Source: Ghana Web
The Ministry of Gender, Children and Social Protection (MoGCSP) says as the country reflects on the achievements of the past 15 years of the Millennium Development Goals and the planned Sustainable Development Goals (SDGs) for the next 15, it is an opportune time to consider the importance of social, economic and political investment in the empowerment of adolescent girls.

This, according to the ministry, is fundamental to breaking the intergenerational transmission of poverty, violence, exclusion and discrimination and to achieving equitable and sustainable development outcomes.


This was contained in a statement to celebrate the International Day of the Girl Child on Sunday, October 11, on the theme: "The Power of the Adolescent Girl: Vision for 2030".


"We are firm in our belief that if effectively supported during the adolescent years, girls have the potential to change the world – both as the empowered girls of today and as tomorrow's workers, mothers, entrepreneurs, mentors, household heads and political leaders," the statement said.


The ministry said it was investing in eliminating certain challenges, including child marriage, which militated against the empowerment of adolescent girls for a more equitable and prosperous future, one in which half of humanity was an equal partner in solving the problems of economic growth, disease prevention and global sustainability.


The prevalence rate of child marriage in Ghana ranges between 12.2 per cent and 39.2 per cent. To this end, the ministry, together with its partners such as UNICEF, is developing a strategic framework and it says the End Child Marriage Project to kick start activities aimed at ending child marriage in Ghana will be launched in December.


Another focus of the celebration, the ministry says, is to invest in puberty education, menstrual hygiene management, sexual and reproductive health education and services. This will involve the engagement of 225 girls in two correctional centres in Accra—the Osu and Bostal institutes— to climax the celebration for this year.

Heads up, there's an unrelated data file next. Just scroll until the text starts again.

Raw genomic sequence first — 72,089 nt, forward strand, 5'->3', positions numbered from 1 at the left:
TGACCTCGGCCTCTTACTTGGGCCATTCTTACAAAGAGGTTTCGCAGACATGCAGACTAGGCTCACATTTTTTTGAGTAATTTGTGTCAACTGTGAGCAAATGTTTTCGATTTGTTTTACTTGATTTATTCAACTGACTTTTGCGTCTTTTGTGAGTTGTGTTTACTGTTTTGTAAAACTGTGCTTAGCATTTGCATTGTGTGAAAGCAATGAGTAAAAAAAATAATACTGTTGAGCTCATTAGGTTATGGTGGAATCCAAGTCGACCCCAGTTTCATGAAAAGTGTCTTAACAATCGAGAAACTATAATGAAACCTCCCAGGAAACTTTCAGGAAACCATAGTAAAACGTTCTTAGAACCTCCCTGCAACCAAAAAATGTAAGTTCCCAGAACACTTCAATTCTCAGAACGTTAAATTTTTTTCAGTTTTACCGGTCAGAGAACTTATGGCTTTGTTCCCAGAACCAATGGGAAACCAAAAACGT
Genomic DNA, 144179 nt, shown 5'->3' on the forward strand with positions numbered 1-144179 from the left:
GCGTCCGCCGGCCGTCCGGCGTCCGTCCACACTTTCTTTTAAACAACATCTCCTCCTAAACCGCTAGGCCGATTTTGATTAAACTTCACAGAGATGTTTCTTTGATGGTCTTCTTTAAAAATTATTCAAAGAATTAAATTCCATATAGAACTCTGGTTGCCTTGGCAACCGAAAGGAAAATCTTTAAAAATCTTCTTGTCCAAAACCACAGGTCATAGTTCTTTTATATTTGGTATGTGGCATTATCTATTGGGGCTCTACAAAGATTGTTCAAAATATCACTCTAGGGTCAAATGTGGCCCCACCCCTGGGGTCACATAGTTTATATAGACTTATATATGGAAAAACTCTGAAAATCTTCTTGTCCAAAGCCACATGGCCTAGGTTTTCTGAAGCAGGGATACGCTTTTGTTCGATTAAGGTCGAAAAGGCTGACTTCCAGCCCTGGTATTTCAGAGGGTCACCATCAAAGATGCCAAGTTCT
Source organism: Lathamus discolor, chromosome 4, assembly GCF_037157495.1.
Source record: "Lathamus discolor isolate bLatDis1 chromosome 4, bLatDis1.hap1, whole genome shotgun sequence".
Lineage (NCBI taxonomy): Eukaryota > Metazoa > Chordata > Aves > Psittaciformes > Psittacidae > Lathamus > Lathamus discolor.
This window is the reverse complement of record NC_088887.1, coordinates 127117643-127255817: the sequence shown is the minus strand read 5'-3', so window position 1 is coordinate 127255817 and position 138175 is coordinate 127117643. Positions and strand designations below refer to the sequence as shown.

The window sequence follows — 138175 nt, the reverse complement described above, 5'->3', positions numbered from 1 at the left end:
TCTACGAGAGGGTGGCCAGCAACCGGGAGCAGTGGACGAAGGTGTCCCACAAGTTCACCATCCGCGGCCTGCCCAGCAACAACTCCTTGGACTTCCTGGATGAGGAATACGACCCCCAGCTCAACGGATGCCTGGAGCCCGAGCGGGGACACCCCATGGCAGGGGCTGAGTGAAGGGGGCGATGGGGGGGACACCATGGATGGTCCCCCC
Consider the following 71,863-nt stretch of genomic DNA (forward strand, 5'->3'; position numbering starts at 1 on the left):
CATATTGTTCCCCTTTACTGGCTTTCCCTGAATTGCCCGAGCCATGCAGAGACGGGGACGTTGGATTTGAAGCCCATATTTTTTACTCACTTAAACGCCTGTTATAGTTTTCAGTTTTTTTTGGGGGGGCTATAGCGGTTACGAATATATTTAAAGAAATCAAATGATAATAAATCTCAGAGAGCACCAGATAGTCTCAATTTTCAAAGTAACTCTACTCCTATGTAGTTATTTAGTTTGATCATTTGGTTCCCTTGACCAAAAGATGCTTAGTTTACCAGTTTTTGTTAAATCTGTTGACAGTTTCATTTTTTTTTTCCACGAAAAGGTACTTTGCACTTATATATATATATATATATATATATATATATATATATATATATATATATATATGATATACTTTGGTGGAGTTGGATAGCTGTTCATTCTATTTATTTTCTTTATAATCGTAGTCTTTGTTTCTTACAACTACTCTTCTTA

In another statement, the Women in Law and Development in Africa (WiLDAF) says it joins the United Nations to call on the government, the media, civil society organisations and private sector stakeholders to commit more to putting adolescent girls at the centre of achieving the 2030 sustainable development efforts.


The group, which is a pan-African non-governmental women's rights organisation committed to the promotion and protection of the rights of women and children, is also calling for critical investments in the present and future of girls by investing in high quality education, skills training, access to technology and other learning initiatives that prepare girls for life, jobs and leadership.


It also calls for investment in health, including puberty education, menstrual hygiene management and sexual and reproductive health education and services and the promotion of zero tolerance against physical, mental, and sexual violence against girls.


It further calls for the enactment and consistent implementation of social, economic and policy mechanisms to combat early marriage and female genital mutilation and the promotion of gender-responsive legislation and policies across all areas especially for adolescent girls who are disabled, vulnerable and marginalised and victims of trafficking and sexual exploitation.